There are people who navigate the hustle, bustle and social media tussles of life today with grace. People who exist on a calm plane that can provide respite and safe harbor for others. Latoya Daniels is one of those people, and she was able to hone this skill while adding to it an array of leadership skills attained as a member of the inaugural cohort of the President’s Leadership Institute.
As a strategic consultant for Clemson University’s Office of Human Resources, Daniels assists Clemson faculty and staff across the entire expanse of the University – a position that requires model skills in problem-solving and a ready reserve of patience and empathy. Daniels believes the latter is one of her greatest strengths.
“I think having that calm and peaceful demeanor may set me a part a little bit,” she said.
“People feel comfortable talking to me. They know I’m there to help.”
It’s a demeanor that was sown into her by her parents, Willie Ann, a day care provider, and James Stevenson, a baker. They raised Daniels, her older brother, and her younger sister on a steady diet of love and faith.
“I was raised in a home where we were taught love, respect, and valuing people – so I’m a pretty spiritual person, and I bring that to work with me. I don’t broadcast it, but it’s who I am.”
Daniels found her way to Clemson in September 2014 when her husband Mark, a machine operator for Michelin, was relocated to Greenville. Her first position was as a compensation analyst, but she found so many opportunities to grow that she quickly moved to positions with more responsibility.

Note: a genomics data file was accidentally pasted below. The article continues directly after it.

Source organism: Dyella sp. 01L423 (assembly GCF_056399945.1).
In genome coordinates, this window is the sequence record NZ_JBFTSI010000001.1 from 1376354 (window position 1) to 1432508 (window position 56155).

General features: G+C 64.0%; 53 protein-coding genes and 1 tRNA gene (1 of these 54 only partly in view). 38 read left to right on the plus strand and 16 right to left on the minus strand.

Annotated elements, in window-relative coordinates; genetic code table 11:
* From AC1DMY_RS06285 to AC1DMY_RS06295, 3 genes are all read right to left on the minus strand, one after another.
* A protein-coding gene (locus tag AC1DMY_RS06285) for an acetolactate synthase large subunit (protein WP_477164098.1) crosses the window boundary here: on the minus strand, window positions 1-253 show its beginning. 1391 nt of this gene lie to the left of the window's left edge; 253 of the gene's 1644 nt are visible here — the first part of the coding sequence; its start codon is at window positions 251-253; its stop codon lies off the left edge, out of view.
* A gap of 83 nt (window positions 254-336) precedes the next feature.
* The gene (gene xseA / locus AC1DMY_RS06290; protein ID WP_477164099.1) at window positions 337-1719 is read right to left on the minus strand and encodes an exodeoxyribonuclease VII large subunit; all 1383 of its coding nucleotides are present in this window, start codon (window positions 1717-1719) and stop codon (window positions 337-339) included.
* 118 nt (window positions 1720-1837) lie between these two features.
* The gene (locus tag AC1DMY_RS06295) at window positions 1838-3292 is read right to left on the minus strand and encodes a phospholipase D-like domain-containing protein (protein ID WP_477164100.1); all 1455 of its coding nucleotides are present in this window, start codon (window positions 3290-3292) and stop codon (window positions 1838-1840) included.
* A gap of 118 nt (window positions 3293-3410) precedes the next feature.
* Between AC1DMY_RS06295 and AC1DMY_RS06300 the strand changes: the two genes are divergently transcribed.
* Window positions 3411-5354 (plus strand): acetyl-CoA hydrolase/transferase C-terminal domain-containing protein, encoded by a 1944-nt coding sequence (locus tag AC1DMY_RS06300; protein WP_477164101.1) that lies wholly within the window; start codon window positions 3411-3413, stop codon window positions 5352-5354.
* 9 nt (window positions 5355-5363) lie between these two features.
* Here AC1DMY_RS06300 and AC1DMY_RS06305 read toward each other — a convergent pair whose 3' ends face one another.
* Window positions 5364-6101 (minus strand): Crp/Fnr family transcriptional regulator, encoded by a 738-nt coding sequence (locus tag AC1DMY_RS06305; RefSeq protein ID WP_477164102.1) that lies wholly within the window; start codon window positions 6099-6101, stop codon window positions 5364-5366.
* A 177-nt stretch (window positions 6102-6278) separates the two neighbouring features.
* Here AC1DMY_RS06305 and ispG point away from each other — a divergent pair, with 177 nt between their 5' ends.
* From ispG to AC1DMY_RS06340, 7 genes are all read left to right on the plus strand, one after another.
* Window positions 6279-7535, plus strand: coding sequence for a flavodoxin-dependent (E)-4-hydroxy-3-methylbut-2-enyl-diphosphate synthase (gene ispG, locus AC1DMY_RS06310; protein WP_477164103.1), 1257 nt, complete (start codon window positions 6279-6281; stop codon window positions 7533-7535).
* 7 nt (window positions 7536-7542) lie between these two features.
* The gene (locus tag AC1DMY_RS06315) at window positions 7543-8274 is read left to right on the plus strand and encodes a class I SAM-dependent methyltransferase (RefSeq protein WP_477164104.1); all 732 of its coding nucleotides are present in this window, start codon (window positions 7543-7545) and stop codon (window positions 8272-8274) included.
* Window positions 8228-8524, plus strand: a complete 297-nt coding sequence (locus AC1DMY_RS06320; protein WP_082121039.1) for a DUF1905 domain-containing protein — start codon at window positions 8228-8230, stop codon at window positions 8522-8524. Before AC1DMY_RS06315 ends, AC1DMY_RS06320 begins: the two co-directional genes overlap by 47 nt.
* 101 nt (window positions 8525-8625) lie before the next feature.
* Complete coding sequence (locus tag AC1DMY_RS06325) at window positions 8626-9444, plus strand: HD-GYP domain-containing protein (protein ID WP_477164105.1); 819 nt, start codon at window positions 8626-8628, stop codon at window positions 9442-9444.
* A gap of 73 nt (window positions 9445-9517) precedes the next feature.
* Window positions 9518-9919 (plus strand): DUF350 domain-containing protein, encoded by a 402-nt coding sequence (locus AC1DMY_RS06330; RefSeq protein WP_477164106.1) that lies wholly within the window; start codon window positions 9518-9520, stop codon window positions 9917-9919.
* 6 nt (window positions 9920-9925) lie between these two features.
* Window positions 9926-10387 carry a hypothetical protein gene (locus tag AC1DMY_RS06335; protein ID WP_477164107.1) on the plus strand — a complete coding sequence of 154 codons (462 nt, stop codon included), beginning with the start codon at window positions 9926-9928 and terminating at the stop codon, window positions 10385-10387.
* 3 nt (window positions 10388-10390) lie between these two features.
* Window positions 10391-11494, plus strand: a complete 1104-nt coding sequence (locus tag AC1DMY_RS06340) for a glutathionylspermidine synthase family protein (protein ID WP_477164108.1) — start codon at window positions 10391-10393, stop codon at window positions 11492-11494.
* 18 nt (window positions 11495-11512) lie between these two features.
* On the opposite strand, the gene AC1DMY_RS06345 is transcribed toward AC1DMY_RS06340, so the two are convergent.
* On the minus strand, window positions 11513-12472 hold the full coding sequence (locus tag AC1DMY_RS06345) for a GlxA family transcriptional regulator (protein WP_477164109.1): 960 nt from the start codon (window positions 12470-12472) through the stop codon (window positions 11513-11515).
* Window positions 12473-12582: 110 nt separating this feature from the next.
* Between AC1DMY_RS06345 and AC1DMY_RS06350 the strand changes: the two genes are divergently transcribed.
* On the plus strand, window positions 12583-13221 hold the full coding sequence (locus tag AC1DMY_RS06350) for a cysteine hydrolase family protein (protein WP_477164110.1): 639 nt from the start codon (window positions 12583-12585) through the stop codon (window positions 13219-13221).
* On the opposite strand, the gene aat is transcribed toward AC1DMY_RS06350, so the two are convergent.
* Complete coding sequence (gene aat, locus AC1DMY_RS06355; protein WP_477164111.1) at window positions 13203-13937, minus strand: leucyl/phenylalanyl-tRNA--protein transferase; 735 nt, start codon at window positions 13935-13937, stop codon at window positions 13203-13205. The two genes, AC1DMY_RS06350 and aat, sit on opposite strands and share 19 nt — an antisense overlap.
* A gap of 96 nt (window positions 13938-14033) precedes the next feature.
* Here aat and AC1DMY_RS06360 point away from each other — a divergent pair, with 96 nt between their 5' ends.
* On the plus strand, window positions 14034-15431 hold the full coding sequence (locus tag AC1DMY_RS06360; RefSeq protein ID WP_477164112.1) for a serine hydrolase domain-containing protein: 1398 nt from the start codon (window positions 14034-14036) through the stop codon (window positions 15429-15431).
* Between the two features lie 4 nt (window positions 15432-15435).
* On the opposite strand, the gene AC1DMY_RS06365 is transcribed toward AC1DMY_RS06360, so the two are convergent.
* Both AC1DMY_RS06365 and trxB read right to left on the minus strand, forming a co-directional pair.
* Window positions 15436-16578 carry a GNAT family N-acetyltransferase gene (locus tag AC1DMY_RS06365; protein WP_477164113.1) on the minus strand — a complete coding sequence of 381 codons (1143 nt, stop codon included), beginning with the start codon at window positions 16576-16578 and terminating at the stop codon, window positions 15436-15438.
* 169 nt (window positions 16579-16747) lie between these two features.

“Latoya is constantly learning, thinking and listening. I believe these are her greatest strengths, as well as her compassion,” said Ale Kennedy, associate chief human resources officer. “Latoya loves to learn and has high expectations for herself.”
“I gained so much from participating in the President’s Leadership Institute because I was able to understand our president’s vision, heartbeat, and the kind of effort he wants to instill in his leaders,” said Daniels, adding that applying the lessons learned in the PLI helped lead to a promotion into her new role.”. “The PLI broadened my horizons here at Clemson and afforded me the opportunity to see what all Clemson has to offer.”
After working in banking in various roles, Daniels decided to pursue a Master of Business Administration from Wake Forest University. After graduate school she accepted a position at a consulting firm, followed by a stint at AFLAC. She says the differences between the corporate and academic worlds took her aback as she started her career at Clemson, but she soon found the atmosphere at Clemson refreshing.
“My favorite aspects are being able to work with multiple divisions, and the people of course,” she said. The Clemson Family is what is most refreshing for Latoya. “It’s such a privilege to have people who will come along side me, aid me in whatever I’m doing, share in my joys, and lessen my sorrows.”
Her colleagues and clients feel the same way about her.
“Latoya is a joy to work with and is wonderful at her job, not only because she understands the University, but has the ability to think outside the box and see the big picture, then communicate her ideas in a collaborative manner,” said Kennedy.
Daniels and her husband have two children; five-year-old Marcus and ten-month-old August. The precious spare time they have is spent together doing things like playing board games and Uno, attending church, or going to waterfalls and amusement parks: “Family time is very important to us.”
“I really enjoy being a part of the Clemson Family. I enjoy what I do, and I’m looking forward to being able to grow, flourish and help others to do the same.”
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